Much of the talk around criminal justice reform — particularly when it comes from politicians — focuses on the overly harsh sentences for nonviolent crimes like drug possession. After all, people who committed nonviolent crimes seem to pose less of a threat to society and make for more sympathetic characters than people who have been convicted of committing violent acts.
But the reality is that many people currently serving sentences for violent crimes did not physically harm their victims. A burglar, for example, might be convicted of a violent crime because he had a weapon on him, even if he didn’t use it. And though there are plenty of violent offenders who did, in fact, hurt somebody, instances of violence do not necessarily speak to the danger those people now represent to society. Many people who are otherwise nonviolent may have once acted on a violent impulse driven by fear or provocation in a specific situation.
The reverse is true, too: Some nonviolent crimes are arguably more repugnant than crimes categorized as violent — and their perpetrators represent a greater danger. Financial scammers, for example, often repeatedly target the elderly. Nonetheless, fraud is often prosecuted as a nonviolent crime, meaning that it typically results in shorter sentences.
In a new book, “A Pattern of Violence,” David Alan Sklansky, a law professor at Stanford, points out that categorizing crimes as either violent or nonviolent is a recent and particularly American phenomenon. He argues that it’s a false dichotomy that has helped fuel and sustain mass incarceration and continues to stifle criminal justice reform efforts.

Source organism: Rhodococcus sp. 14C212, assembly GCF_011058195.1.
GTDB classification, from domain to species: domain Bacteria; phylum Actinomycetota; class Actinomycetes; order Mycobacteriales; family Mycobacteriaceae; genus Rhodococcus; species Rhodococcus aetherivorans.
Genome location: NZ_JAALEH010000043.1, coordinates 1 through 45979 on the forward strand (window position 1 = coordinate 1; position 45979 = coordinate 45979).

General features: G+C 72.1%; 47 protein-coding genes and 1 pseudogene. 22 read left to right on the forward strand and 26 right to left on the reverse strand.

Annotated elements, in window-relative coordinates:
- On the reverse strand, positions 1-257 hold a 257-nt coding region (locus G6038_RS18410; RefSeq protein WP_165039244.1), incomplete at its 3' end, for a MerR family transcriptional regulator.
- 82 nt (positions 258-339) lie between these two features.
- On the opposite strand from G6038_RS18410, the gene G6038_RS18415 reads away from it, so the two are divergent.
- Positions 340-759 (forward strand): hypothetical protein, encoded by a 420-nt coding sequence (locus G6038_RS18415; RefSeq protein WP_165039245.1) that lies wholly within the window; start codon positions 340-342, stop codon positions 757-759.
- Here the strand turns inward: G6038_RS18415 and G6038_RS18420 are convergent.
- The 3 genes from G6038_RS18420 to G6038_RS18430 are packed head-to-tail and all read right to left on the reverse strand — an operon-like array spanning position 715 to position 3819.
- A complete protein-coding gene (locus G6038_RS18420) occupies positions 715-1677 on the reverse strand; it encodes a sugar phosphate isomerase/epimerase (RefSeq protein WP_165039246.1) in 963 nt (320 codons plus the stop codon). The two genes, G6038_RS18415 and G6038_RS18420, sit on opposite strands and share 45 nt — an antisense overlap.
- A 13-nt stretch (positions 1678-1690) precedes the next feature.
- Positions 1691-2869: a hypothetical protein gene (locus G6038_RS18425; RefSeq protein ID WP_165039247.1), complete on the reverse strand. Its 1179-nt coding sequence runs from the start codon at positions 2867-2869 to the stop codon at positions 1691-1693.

I spoke with Sklansky about how our flawed understanding of violent crime shapes bad public policy. Our conversation has been edited for length and clarity.
There’s a pervasive belief that violent crimes are the worst ones and that those who commit them deserve the least sympathy. Where did this distinction come from?
Before the early 1960s, almost nobody talked about violent crime as a separate category, which doesn’t mean that people weren’t worried about murders, rapes, or assaults. What it means is that people didn’t think that the category of violent crime as a whole was a sensible way to divide up the world of criminal activity and to distinguish the really bad crimes from crimes that aren’t so bad. But beginning in the 1960s, federal and state statutes started using the category of violent crime to increase penalties for people who were the most serious offenders.
This really picked up steam in the 1980s when there was a turn against the war on drugs. Liberals found that the most convenient way to argue for more lenient treatment of drug offenders was to distinguish them from violent offenders. So at the same time that the war on drugs began to wind down in the 1980s, we see things like three strikes laws and a range of other statutory innovations that place special sentences and special burdens on “violent offenders.”